Iranian courts have decided to uphold a death sentence by hanging for Rayhaneh Jabbari, a woman found guilty of murdering a man who attempted to rape her. New reports indicate that the hanging will be postponed, however, from its originally scheduled date, September 30.
Her mother, Shole Paravan, told FOX News Iran postponed the execution at the last minute. She did not provide more details on why the execution was postponed or if it is rescheduled. Jabbari already told her mother goodbye in a phone call early Tuesday morning.
“I am currently handcuffed and there is a car waiting outside to take me for the execution of the sentence,” she said. “Goodbye, dear Mum. All of my pains will finish early tomorrow morning. I’m sorry I cannot lessen your pain. Be patient. We believe in life after death. I’ll see you in the next world and I will never leave you again because being separated from you is the most difficult thing to do in the world.”
Jabbari was arrested in 2007. She worked as an interior designer and met Iranian Intelligence Services member Morteza Abdolali Sarbandi at a coffee shop. From The International Times:
The man approached her after he had overheard a work-related conversation she was having on the phone.
Interested in her work, the two arranged a meeting to discuss a possible renovation project on Sarbandi’s office.
On the day of the meeting, Sarbandi picked up Jabbari in his car and they headed to what Jabbari thought was the man’s office.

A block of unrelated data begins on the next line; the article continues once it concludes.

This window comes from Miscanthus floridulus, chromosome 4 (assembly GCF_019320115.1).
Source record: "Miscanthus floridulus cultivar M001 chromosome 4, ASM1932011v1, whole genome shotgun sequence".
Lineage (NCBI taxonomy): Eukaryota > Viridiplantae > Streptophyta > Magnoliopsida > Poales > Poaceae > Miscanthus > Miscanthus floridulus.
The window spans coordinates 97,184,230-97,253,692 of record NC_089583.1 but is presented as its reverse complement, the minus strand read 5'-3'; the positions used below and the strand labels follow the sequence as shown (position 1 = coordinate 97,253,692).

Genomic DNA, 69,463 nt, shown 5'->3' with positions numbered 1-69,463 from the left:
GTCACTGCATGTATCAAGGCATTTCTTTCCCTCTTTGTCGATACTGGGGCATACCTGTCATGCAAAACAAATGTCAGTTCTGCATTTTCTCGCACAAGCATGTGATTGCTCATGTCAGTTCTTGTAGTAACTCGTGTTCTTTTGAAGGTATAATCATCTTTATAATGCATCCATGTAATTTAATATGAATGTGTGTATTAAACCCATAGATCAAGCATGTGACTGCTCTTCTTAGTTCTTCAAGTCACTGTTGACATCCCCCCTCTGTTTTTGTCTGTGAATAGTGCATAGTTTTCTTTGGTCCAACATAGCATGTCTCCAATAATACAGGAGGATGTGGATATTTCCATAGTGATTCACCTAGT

However, the man drove to a house. When the two entered the building, Sarbandi locked the door and allegedly tried to sexually assault Jabbari.
The two engaged in a scuffle which resulted in Jabbari stabbing the man, who bled to death.
On a table in the house were placed two glasses with a liquid, which lab analysis later revealed contained sedatives.
The execution was postponed in April after her family provided last minute pleas. The case triggered international outrage from human rights groups. Shabnam Assadollahi, an Iranian activist in Canada, along with Nazanin Afshin-Jam, Shadi Paveh, and Mina Ahadi, gathered 126,700 signatures to protest the execution. The protesters and Jabbari’s family said that “a small pocket knife and two stabs in the shoulder would not result in fatal consequences for a large man.” They “believe a third party may have been involved in the case and that Jabbari was set up.”